Postwar Vancouver was a gritty, glitzy city, home to a vibrant burlesque scene that catered mainly to loggers travelling through town. This largely forgotten era provides the setting for Jen Sookfong Lee’s second novel.
The novel opens in 1958, with eight-year-old Danny Lim feeling out of place in his own family. Danny meets Miss Val, better known as the Siamese Kitten, behind a Chinatown strip club. He’s never seen a woman so glamorous or self-assured, and he’s immediately fascinated. Following that prologue, the story jumps back and forth in time, alternately tracing Danny’s life and Miss Val’s childhood and rise on the burlesque circuit.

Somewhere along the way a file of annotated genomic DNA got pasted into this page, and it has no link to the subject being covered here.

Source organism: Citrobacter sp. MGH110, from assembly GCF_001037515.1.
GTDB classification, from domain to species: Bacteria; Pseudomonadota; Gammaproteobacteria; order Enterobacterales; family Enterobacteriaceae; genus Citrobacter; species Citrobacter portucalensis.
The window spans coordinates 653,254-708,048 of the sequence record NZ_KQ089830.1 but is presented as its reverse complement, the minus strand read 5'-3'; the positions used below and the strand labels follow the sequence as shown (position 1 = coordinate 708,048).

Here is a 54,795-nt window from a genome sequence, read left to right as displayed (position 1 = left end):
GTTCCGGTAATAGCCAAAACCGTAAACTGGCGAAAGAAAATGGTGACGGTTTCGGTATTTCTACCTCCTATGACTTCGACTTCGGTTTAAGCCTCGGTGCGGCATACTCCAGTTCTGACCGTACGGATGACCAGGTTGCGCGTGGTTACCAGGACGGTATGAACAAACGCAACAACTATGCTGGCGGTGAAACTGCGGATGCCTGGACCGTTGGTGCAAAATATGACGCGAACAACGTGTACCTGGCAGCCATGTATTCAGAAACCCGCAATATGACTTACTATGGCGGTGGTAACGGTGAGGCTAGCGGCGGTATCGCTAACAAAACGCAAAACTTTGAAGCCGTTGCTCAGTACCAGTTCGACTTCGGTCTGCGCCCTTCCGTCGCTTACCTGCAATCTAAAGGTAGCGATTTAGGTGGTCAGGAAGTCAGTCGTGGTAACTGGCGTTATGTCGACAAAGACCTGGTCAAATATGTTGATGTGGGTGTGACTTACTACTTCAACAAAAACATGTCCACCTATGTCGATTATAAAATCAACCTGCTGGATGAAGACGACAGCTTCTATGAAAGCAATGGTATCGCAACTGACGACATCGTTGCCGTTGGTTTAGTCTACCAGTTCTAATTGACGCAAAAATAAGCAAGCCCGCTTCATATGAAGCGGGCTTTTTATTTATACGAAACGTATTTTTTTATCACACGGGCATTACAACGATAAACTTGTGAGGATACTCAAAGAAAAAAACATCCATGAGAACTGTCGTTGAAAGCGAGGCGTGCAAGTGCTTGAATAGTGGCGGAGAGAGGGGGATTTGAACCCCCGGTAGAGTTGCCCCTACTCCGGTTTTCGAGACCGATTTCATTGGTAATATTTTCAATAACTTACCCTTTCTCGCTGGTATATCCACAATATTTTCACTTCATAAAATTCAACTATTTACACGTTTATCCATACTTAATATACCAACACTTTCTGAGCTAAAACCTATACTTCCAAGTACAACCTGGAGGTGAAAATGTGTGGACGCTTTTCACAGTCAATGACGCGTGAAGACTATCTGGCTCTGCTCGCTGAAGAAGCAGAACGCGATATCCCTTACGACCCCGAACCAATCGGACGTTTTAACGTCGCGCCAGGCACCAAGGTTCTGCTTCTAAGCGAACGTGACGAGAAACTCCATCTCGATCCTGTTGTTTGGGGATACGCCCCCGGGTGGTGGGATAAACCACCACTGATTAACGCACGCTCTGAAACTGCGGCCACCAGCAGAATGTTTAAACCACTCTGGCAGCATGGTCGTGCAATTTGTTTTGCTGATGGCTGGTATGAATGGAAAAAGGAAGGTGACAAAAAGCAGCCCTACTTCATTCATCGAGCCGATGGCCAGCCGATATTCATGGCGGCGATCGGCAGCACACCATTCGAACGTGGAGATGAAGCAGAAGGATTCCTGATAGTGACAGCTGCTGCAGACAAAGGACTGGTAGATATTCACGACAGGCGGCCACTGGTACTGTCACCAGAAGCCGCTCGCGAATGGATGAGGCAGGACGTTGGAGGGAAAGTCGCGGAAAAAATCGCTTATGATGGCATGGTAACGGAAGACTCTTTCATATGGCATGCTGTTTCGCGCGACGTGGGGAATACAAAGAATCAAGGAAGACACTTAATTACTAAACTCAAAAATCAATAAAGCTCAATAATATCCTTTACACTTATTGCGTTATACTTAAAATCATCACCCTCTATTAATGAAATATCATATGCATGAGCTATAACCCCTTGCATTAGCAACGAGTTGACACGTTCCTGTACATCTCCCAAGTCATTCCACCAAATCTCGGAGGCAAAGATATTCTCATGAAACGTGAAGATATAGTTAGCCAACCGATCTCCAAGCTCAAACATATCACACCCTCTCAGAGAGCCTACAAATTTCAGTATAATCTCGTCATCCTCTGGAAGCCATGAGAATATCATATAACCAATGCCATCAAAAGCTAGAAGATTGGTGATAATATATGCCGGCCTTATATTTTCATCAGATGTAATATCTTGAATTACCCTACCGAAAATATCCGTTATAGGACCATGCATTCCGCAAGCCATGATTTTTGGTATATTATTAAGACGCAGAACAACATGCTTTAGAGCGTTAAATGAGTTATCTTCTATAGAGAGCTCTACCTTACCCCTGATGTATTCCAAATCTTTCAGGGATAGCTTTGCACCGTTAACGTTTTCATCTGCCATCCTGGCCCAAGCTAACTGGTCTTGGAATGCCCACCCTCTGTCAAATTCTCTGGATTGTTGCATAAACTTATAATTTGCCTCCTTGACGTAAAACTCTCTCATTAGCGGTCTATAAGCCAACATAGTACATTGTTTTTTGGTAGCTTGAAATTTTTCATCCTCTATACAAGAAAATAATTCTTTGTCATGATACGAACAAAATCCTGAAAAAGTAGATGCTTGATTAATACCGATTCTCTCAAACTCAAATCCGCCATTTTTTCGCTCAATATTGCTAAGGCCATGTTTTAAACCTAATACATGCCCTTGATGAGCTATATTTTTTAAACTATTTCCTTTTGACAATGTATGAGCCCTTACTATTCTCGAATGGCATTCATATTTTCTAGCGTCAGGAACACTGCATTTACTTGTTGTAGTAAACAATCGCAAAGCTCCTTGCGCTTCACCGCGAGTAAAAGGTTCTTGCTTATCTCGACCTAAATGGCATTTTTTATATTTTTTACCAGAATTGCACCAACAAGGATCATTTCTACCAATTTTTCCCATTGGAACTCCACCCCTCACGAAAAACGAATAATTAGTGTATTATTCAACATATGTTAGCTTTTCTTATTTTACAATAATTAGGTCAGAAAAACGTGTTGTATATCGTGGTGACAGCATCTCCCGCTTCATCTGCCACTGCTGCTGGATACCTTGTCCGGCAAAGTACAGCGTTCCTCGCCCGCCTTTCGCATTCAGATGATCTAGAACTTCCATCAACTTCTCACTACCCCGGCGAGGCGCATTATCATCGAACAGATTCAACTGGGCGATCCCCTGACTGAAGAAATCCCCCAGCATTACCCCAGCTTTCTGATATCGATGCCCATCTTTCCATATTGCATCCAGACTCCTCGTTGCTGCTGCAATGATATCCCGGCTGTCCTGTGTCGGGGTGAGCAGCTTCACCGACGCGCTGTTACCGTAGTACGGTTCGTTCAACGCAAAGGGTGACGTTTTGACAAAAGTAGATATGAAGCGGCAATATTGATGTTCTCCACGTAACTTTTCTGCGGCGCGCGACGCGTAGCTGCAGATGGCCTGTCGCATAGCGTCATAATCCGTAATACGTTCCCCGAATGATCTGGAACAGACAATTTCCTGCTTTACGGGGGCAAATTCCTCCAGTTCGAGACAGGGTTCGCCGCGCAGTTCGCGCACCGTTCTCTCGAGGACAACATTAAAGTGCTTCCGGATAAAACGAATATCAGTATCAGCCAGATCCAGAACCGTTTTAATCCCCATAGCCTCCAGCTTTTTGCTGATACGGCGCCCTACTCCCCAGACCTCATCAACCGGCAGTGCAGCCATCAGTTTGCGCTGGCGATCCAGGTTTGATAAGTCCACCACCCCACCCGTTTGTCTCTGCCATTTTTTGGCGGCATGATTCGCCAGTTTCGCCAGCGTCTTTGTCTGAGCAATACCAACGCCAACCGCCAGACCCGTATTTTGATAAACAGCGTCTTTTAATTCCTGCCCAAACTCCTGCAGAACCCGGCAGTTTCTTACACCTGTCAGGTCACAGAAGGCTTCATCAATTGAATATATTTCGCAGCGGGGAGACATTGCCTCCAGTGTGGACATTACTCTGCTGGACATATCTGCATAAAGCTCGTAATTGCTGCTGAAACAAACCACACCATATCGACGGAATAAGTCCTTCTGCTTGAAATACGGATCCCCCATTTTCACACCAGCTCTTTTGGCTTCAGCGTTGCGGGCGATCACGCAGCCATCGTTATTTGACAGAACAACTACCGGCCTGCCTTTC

By 1982, AIDS has started to strangle Vancouver’s gay community. Danny is now a wedding photographer, and still strangely connected to Miss Val. He also hides his homosexuality from his conservative father and dowdy mother, people to whom he’s never been able to relate: “Danny had never told his parents what he wanted. And they had never asked.”
Lee offers a rare look into Vancouver’s seedy past, and succeeds in conveying a strong sense of place, but the book is marred, unfortunately, by overwriting. Instead of seeing what Lee describes, we see how she describes it. A strip club is depicted as “spewing irresistible magic”; the summer “heat has infected everything”; and in one scene, there is “anticipation quivering through the air.”
The Better Mother is a layered and imaginative novel, but it lacks a consistent narrative voice. Lee might have more effectively captured the reader with less exposition. The story alone, told more simply, would have been sufficient.